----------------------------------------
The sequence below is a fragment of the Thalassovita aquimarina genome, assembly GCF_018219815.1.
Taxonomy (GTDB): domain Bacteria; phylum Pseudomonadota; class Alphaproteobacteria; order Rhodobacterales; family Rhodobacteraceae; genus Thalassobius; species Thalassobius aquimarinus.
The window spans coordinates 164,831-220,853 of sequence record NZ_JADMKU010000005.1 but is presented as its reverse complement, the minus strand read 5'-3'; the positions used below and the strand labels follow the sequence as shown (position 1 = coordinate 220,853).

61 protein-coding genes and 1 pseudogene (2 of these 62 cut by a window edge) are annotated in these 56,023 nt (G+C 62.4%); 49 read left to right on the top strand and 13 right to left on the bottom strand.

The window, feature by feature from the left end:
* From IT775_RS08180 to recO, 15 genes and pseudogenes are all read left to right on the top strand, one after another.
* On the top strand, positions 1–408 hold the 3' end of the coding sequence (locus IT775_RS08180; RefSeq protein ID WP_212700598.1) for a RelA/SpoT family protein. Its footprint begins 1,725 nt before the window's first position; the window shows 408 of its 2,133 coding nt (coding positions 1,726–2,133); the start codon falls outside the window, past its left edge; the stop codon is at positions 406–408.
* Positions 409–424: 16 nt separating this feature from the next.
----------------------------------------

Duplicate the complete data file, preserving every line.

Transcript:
The sequence below is a fragment of the Thalassovita aquimarina genome, assembly GCF_018219815.1.
Taxonomy (GTDB): domain Bacteria; phylum Pseudomonadota; class Alphaproteobacteria; order Rhodobacterales; family Rhodobacteraceae; genus Thalassobius; species Thalassobius aquimarinus.
The window spans coordinates 164,831-220,853 of sequence record NZ_JADMKU010000005.1 but is presented as its reverse complement, the minus strand read 5'-3'; the positions used below and the strand labels follow the sequence as shown (position 1 = coordinate 220,853).

61 protein-coding genes and 1 pseudogene (2 of these 62 cut by a window edge) are annotated in these 56,023 nt (G+C 62.4%); 49 read left to right on the top strand and 13 right to left on the bottom strand.

The window, feature by feature from the left end:
* From IT775_RS08180 to recO, 15 genes and pseudogenes are all read left to right on the top strand, one after another.
* On the top strand, positions 1–408 hold the 3' end of the coding sequence (locus IT775_RS08180; RefSeq protein ID WP_212700598.1) for a RelA/SpoT family protein. Its footprint begins 1,725 nt before the window's first position; the window shows 408 of its 2,133 coding nt (coding positions 1,726–2,133); the start codon falls outside the window, past its left edge; the stop codon is at positions 406–408.
* Positions 409–424: 16 nt separating this feature from the next.